The 33 martyrs of Yang Kia Ping

His Hermeneuticalness offered a story about modern martyrs on his blog recommending that we read more about them.

I agree.

To begin, here is what he posted at his place:

Theresa Marie Moreau at Veritas Est Libertas writes of the story of the 33 martyrs of the Trappist Monastery of Yang Kia Ping.

The photo to the right is of Father Chrysostomus. Theresa tells of his fortitude at the final ludicrously unjust people’s trial before he was shot with several of his brothers. Here is just a small section:

Father Chrysostomus Chang plumbed the depths of his human will for a supernatural strength. With only a few minutes remaining of his life in the material world, he lifted his thoughts to the spiritual. Through screams from the mob, he addressed his confreres at his side one last time, to prepare them not for death, but for life, everlasting life.

“We’re going to die for God. Let us lift our hearts one more time, in offering our total beings,” he said.After being shot, the bodies of the holy monks were thrown into a sewage ditch where wild dogs came to lick their blood.

The whole account tells of unspeakable active cruelty combined with the deliberate neglect of basic human needs. To make people walk around in soiled clothes because they have not been allowed to relieve themselves seems to me a particularly diabolical aspect of persecution from the French revolution onwards. It is designed to degrade the humanity of a person and break their spirit. It did not succeed with these holy monks.

On the other hand, Theresa tells a tale of heroism, and the spiritual life lived with perfect fidelity even under the pressure of cruel physical and mental torture.

Do read the whole story. These men should be canonised.

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10 Responses to The 33 martyrs of Yang Kia Ping

  1. The Astronomer says:

    If these holy men died in odium fidei, does Holy Mother Church automatically consider them martyrs or is formal recognition of such required by the Holy See and appropriate Congregation at the Vatican?

  2. Joe in Canada says:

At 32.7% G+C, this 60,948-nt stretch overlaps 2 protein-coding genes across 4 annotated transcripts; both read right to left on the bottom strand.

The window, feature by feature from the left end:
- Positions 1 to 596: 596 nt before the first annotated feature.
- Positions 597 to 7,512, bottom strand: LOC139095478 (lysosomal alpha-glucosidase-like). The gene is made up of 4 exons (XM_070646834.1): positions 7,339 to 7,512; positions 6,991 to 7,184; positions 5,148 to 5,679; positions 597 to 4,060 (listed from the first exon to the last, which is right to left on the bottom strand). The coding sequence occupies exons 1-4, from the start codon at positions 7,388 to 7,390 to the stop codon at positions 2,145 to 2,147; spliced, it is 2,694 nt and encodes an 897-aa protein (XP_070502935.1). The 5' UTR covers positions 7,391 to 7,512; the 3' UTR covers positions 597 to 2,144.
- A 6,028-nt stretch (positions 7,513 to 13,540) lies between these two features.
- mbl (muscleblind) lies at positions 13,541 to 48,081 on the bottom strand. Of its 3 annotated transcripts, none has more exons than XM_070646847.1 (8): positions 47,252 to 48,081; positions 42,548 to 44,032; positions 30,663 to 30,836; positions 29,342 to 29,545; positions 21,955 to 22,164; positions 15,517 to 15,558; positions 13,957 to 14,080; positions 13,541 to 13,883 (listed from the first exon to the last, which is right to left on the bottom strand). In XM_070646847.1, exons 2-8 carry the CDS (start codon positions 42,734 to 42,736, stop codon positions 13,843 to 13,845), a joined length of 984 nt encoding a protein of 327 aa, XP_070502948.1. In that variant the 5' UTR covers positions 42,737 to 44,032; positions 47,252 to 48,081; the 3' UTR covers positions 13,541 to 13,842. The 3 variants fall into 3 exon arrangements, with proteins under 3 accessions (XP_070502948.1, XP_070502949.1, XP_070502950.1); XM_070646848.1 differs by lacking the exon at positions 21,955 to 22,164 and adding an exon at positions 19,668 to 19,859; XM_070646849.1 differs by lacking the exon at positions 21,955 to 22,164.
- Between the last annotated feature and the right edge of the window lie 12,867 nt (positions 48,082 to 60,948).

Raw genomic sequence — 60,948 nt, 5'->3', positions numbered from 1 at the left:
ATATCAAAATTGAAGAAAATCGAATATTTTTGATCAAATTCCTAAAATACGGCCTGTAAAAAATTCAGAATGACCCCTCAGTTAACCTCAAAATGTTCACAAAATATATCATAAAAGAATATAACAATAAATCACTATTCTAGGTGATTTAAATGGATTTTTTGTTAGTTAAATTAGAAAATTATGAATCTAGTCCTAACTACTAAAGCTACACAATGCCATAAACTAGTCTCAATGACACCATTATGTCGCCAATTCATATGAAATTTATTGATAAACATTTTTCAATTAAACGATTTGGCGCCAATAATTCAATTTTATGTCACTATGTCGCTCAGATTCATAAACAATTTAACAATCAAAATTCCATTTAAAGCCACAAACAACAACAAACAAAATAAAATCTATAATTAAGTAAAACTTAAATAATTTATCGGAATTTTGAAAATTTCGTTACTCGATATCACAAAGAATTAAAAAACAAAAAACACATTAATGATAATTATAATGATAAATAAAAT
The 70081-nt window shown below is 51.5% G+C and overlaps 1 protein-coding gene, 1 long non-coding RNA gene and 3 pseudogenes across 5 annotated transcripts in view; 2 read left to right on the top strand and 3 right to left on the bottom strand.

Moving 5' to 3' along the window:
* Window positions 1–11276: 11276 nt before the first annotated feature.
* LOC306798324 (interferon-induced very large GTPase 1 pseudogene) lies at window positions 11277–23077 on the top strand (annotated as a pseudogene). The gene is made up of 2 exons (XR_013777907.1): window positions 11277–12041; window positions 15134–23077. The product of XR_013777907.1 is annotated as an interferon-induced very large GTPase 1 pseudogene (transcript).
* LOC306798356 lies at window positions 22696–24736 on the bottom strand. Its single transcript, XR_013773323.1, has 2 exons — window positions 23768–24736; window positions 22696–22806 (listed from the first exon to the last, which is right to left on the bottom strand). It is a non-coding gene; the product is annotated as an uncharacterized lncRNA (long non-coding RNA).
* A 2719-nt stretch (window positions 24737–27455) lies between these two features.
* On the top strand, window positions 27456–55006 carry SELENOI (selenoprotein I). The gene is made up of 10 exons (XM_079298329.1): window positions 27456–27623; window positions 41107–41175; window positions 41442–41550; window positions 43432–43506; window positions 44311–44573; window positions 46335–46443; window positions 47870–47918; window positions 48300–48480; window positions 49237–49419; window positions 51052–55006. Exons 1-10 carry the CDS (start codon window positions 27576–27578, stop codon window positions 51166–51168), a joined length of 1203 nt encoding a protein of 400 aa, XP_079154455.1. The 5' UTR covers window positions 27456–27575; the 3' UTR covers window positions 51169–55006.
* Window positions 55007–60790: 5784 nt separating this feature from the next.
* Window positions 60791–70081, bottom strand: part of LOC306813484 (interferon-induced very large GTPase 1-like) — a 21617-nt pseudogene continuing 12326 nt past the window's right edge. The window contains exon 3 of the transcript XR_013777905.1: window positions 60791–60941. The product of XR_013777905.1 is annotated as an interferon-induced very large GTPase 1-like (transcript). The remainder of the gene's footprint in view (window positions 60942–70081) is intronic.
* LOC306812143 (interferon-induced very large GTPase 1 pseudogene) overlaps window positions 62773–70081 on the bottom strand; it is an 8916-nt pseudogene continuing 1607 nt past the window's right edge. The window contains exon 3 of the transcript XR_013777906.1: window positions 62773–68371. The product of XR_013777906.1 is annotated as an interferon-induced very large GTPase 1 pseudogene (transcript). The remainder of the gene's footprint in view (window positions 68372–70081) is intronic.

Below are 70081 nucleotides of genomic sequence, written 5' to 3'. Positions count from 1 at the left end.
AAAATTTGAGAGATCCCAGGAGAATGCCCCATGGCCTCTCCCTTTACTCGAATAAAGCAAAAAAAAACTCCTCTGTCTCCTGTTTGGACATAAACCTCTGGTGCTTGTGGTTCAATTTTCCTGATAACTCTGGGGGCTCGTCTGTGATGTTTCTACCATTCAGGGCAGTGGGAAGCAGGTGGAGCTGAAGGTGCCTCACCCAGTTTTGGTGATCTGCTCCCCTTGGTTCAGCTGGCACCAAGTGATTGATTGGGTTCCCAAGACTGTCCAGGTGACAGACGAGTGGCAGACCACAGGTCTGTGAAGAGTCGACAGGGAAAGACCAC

thank you Father, this is an edifying story. I did a little bit of research: Mme Moreau has more incredible stories of Catholicism in Communist China at http://www.tmmoreau.com/index.html

  3. My understanding is that martyrs for the faith do not require miracles for canonization. I believe there must still be a declaration that they are martyrs for the faith, in order to resolve any potential ambiguity on the point.

  4. priests wife says:

    so many modern martyrs…let’s not forget the martyrs of Baghdad and the martyred bishops of Romania- among others

  5. btb says:

    This poignant story was also serialized in The Remnant recently.

  6. Aengus Oshaughnessy says:

    I don’t think a miracle is necessary for canonization. After all, the Holy Innocents are recognised as martyrs, and they were only infants.

  7. Maltese says:

    “And fear ye not them that kill the body, and are not able to kill the soul: but rather fear him that can destroy both soul and body in hell.” Matt. 10:28

  8. J Kusske says:

    Thank you Father for continuing to keep the stories of the persecuted Church out there. Living here in mainland China I need to know as much about the story of those who have suffered as I can, and I’m not likely to find out much except from sources like you and those you glean. This story of Yangjiaping is something I hadn’t heard about, and isn’t too far from where I am in Beijing. Some day I pray there will be a great opening of society here and all these things will come out into the open–God grant it be soon, but God work it out in His own divine plan.

  9. Supertradmum says:

    Thank you, Father, and after reading the whole story, I am amazed and deeply moved by their torments. Only those living in grace and in the power of the Holy Spirit could have endured so many months of torture and humiliation. What great men and what great examples they are for all of us.

    Holy Martyrs, pray for us not to be lukewarm, but holy for God and His Church. Please bring more men like you into the Trappist, Cistercian, and Benedictine monasteries around the world. Thank you.

  10. benedetta says:

    The account of their suffering and death is stunning.